Consuming sweet treats seems to be a rite of passage for holiday revelers. It isn’t officially the season of cheer if you aren’t experiencing a sugar crash at least once a week.
At a certain point, though, that sugar overload seems to dampen the taste buds. It’s time to wake them up with some new variations! Even just taking your favorite cookie and using a new recipe or throwing in an extra spice can help add some excitement to your holiday baking.
Another way to alleviate the monotony – make cookies with friends or extended family! Everyone can bring their favorite recipes along, and maybe a spare stand mixer, and you can make a party of it. Split up and exchange the spoils of your baking toils at the end of the day for greater variety. Adding some music – and maybe some wassail – makes this holiday tradition seem like less of a chore.
Listen, I like cookies as much as the next gal, but I do get sick of being offered cookies upon cookies around the holidays. My palette desires more variety of flavors, and that’s how one of my favorite holiday baking traditions started. I had a wonderful elementary school that encouraged the celebration of a variety of cultures and their holidays. One of those was Santa Lucia Day (sometimes called Saint Lucy’s Day) that’s recognized primarily in Scandinavian countries on December 13. Their traditional Lucia Bun served on this day is not too sweet, delicious right out of the oven and lovely to look at! Here’s the recipe I use from www.ingebretsens.com:
Lucia Buns (Lussekatter)
Reprinted from the Var Så God cookbook with permission from the American Swedish Institute
(Makes 4 dozen rolls)
1 pkg active dry yeast
1/4 c water, warm
1/4 tsp salt
3/4 c milk
1/4 tsp powdered saffron
1/2 c butter or margarine
1/2 c sugar
4 c flour
For brushing: 1 egg and 2 T water
Dissolve yeast in warm water and set aside. Warm milk, add butter to melt. Place all above ingredients in a mixing bowl using 2 cups of the flour. Mix for 3 minutes using mixer. Add rest of flour and beat with wooden spoon. Work dough on board adding a little flour for easy handling. When smooth and shiny put in a bowl and let rise to double in bulk. Turn out on floured board and shape into Lussekatter. Let rise in cookie sheet and brush with egg and water mixture before baking. Put a raisin in each curl and bake at 450’ for 10 minutes. – Gunhild Anderson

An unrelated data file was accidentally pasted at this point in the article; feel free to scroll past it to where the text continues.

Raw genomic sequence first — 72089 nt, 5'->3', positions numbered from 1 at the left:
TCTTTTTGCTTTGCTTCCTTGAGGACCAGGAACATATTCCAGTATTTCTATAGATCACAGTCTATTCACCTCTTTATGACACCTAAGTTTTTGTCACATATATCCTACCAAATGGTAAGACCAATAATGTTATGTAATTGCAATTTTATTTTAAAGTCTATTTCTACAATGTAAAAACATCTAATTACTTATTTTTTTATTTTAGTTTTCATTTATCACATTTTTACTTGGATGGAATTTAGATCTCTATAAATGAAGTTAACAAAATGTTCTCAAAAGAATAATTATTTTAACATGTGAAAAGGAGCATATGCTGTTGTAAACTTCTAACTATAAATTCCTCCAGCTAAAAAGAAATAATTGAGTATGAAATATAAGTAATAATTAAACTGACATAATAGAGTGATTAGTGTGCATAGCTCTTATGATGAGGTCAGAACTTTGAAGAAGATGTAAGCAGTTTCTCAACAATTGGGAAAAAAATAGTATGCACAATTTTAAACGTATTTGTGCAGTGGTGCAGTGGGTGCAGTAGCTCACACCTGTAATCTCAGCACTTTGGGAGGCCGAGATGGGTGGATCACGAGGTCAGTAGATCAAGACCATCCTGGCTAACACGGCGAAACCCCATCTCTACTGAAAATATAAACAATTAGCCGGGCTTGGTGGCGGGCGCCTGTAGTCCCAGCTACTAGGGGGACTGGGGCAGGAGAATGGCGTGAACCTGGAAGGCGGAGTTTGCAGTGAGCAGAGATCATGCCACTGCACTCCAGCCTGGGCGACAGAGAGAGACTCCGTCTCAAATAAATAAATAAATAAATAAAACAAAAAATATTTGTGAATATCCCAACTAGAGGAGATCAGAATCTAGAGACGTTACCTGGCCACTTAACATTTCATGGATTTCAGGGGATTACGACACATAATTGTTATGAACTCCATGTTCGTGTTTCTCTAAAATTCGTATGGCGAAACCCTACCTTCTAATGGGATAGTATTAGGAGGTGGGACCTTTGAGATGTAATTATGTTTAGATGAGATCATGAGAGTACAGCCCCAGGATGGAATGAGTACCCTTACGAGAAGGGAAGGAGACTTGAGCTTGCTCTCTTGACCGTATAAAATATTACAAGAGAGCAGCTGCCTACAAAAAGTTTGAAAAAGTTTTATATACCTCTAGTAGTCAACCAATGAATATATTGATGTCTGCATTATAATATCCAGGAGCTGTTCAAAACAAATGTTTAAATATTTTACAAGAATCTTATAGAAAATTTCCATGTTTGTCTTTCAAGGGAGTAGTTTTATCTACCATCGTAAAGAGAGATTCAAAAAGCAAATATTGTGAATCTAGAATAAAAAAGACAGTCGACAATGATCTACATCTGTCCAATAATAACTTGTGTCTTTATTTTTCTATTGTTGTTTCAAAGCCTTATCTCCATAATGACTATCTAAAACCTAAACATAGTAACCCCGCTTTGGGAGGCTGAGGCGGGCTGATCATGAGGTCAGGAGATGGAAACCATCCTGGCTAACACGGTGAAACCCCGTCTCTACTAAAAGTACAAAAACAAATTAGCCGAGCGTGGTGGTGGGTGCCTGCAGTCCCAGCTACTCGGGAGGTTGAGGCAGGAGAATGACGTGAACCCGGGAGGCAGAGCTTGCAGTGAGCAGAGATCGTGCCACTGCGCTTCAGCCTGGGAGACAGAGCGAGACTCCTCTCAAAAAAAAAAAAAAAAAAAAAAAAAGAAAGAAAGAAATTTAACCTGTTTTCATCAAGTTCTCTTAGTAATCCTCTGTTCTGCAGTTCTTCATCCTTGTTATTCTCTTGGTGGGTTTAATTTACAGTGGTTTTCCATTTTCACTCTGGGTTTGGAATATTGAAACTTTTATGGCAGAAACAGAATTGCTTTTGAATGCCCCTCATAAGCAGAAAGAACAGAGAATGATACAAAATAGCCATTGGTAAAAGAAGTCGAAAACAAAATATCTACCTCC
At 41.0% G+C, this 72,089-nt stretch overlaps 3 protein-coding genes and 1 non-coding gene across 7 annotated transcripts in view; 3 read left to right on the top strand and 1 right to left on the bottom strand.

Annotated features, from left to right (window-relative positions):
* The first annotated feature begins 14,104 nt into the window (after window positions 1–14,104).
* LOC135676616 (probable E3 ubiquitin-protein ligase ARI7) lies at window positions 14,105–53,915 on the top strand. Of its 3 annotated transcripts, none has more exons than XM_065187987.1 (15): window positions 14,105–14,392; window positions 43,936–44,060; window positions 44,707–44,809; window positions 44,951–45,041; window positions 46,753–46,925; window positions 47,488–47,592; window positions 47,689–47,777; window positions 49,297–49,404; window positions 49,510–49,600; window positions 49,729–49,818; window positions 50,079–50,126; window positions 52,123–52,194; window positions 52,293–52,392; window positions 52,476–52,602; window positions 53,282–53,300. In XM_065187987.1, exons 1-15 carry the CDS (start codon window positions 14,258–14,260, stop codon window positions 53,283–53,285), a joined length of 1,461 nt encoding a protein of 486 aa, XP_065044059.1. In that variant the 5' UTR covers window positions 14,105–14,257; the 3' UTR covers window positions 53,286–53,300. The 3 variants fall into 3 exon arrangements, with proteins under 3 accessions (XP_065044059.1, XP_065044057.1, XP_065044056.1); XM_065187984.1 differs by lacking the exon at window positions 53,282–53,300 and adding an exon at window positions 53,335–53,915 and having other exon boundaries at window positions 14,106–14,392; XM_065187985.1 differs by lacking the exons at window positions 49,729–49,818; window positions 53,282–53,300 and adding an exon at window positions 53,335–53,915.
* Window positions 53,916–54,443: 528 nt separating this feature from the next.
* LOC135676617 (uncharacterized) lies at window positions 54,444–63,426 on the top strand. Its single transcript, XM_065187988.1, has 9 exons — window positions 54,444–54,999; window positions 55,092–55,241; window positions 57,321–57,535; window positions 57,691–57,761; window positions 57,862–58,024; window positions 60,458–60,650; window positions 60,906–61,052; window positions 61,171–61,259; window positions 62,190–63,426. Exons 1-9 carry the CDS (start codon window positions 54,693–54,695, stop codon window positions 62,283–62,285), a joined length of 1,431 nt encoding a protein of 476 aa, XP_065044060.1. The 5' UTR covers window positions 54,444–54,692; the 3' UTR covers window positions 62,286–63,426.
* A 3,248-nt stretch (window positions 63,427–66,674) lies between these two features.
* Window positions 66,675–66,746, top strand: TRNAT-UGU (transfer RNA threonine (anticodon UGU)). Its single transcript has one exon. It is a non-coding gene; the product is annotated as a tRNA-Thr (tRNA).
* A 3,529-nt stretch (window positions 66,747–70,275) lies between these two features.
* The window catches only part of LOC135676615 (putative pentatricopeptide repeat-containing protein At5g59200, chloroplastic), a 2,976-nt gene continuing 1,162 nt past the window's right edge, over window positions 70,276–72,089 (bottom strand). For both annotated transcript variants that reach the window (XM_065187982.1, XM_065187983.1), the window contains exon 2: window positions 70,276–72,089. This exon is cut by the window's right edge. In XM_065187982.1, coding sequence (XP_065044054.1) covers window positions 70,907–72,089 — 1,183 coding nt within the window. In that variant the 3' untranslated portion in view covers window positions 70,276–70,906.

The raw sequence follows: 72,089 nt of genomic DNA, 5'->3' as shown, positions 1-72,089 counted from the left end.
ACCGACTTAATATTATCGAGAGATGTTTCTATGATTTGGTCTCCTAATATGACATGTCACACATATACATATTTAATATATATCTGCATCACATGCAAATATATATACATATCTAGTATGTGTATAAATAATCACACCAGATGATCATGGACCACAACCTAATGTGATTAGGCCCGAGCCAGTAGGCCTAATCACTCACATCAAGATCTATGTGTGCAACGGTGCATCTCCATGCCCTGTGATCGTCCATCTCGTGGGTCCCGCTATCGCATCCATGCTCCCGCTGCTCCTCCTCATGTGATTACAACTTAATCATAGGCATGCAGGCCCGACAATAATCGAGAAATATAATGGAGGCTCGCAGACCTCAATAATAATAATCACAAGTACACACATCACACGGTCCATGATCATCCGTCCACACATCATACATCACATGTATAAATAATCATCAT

Heart Still Set On Cookies and confections?
We can help with that, too. Check out our recipe below for authentic made-from-scratch gingerbread, complete with all the spices.
Pro tip: buy your spices in small quantities from our bulk department. You can buy just as much as you need and the flavors will pack more of a punch when the spices are fresh (as opposed to that one bottle of allspice you’ve had in your cabinet for 10 years now…)
Makes 48 3-inch cookies. Prep time: 1 hour
1 1⁄2 cups unbleached flour
1 cup whole wheat pastry flour
1⁄2 teaspoon baking soda
1⁄4 teaspoon baking powder
1⁄2 teaspoon salt
1 teaspoon ground ginger
1 teaspoon ground cinnamon
1⁄4 teaspoon ground nutmeg
1⁄4 teaspoon ground cloves
1 stick unsalted butter, softened
1⁄4 cup light brown sugar
1⁄2 cup molasses
1 large egg
2 cups powdered sugar, approximately
1 large pasteurized egg white or
2 1⁄2 tablespoons meringue powder
1⁄4 teaspoon lemon juice
2 tablespoons water, approximately
- In a large bowl, mix together flours, baking soda, baking powder, salt and spices. Using a stand mixer or an electric beater, cream butter until soft, then add brown sugar and beat until well-mixed. Add molasses and beat, scrape down and add egg, beat again until combined. Stir in the flour mixture. Divide dough into four rectangular pieces, place between sheets of parchment and roll out ¼” thick. Stack sheets of dough on a baking pan and chill for 3 hours.